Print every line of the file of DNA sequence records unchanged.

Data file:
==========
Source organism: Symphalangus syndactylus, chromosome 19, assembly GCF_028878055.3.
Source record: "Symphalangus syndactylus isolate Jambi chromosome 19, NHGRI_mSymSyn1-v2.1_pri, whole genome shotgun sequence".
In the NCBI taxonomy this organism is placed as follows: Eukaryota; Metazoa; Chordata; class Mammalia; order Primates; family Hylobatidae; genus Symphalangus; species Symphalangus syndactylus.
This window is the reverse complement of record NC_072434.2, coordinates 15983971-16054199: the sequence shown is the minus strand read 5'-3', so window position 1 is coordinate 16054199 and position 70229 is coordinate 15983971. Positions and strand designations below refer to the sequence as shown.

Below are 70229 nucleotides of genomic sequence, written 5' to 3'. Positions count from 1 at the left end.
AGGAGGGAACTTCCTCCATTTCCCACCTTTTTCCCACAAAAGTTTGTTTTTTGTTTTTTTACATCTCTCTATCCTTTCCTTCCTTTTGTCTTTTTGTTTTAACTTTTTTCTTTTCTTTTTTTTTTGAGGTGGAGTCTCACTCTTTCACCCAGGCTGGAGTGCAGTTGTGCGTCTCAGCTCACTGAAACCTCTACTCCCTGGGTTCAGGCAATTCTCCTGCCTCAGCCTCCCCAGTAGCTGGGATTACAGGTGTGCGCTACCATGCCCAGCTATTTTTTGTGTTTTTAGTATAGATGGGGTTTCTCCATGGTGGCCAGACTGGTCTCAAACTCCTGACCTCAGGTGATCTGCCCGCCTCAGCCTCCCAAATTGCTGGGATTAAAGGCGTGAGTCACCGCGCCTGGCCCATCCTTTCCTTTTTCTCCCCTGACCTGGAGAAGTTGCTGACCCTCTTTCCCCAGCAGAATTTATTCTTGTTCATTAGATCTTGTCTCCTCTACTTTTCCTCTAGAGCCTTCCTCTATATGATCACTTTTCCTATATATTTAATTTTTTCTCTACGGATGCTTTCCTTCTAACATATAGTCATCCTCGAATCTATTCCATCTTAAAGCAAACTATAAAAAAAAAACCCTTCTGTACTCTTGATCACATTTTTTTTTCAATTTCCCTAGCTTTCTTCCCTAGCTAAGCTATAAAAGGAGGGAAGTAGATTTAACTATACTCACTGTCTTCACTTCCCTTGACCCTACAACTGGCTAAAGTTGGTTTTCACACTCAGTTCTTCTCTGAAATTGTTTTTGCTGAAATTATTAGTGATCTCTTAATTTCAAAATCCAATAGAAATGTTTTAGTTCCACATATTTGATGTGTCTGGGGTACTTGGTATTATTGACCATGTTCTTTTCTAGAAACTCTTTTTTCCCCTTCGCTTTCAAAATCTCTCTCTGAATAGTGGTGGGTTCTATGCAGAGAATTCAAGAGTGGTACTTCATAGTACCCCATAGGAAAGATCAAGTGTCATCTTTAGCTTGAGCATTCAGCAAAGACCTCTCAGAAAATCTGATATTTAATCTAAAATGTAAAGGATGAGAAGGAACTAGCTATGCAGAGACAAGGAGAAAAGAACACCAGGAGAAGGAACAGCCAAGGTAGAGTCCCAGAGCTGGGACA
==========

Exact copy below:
Source organism: Symphalangus syndactylus, chromosome 19, assembly GCF_028878055.3.
Source record: "Symphalangus syndactylus isolate Jambi chromosome 19, NHGRI_mSymSyn1-v2.1_pri, whole genome shotgun sequence".
In the NCBI taxonomy this organism is placed as follows: Eukaryota; Metazoa; Chordata; class Mammalia; order Primates; family Hylobatidae; genus Symphalangus; species Symphalangus syndactylus.
This window is the reverse complement of record NC_072434.2, coordinates 15983971-16054199: the sequence shown is the minus strand read 5'-3', so window position 1 is coordinate 16054199 and position 70229 is coordinate 15983971. Positions and strand designations below refer to the sequence as shown.

Below are 70229 nucleotides of genomic sequence, written 5' to 3'. Positions count from 1 at the left end.
AGGAGGGAACTTCCTCCATTTCCCACCTTTTTCCCACAAAAGTTTGTTTTTTGTTTTTTTACATCTCTCTATCCTTTCCTTCCTTTTGTCTTTTTGTTTTAACTTTTTTCTTTTCTTTTTTTTTTGAGGTGGAGTCTCACTCTTTCACCCAGGCTGGAGTGCAGTTGTGCGTCTCAGCTCACTGAAACCTCTACTCCCTGGGTTCAGGCAATTCTCCTGCCTCAGCCTCCCCAGTAGCTGGGATTACAGGTGTGCGCTACCATGCCCAGCTATTTTTTGTGTTTTTAGTATAGATGGGGTTTCTCCATGGTGGCCAGACTGGTCTCAAACTCCTGACCTCAGGTGATCTGCCCGCCTCAGCCTCCCAAATTGCTGGGATTAAAGGCGTGAGTCACCGCGCCTGGCCCATCCTTTCCTTTTTCTCCCCTGACCTGGAGAAGTTGCTGACCCTCTTTCCCCAGCAGAATTTATTCTTGTTCATTAGATCTTGTCTCCTCTACTTTTCCTCTAGAGCCTTCCTCTATATGATCACTTTTCCTATATATTTAATTTTTTCTCTACGGATGCTTTCCTTCTAACATATAGTCATCCTCGAATCTATTCCATCTTAAAGCAAACTATAAAAAAAAAACCCTTCTGTACTCTTGATCACATTTTTTTTTCAATTTCCCTAGCTTTCTTCCCTAGCTAAGCTATAAAAGGAGGGAAGTAGATTTAACTATACTCACTGTCTTCACTTCCCTTGACCCTACAACTGGCTAAAGTTGGTTTTCACACTCAGTTCTTCTCTGAAATTGTTTTTGCTGAAATTATTAGTGATCTCTTAATTTCAAAATCCAATAGAAATGTTTTAGTTCCACATATTTGATGTGTCTGGGGTACTTGGTATTATTGACCATGTTCTTTTCTAGAAACTCTTTTTTCCCCTTCGCTTTCAAAATCTCTCTCTGAATAGTGGTGGGTTCTATGCAGAGAATTCAAGAGTGGTACTTCATAGTACCCCATAGGAAAGATCAAGTGTCATCTTTAGCTTGAGCATTCAGCAAAGACCTCTCAGAAAATCTGATATTTAATCTAAAATGTAAAGGATGAGAAGGAACTAGCTATGCAGAGACAAGGAGAAAAGAACACCAGGAGAAGGAACAGCCAAGGTAGAGTCCCAGAGCTGGGACA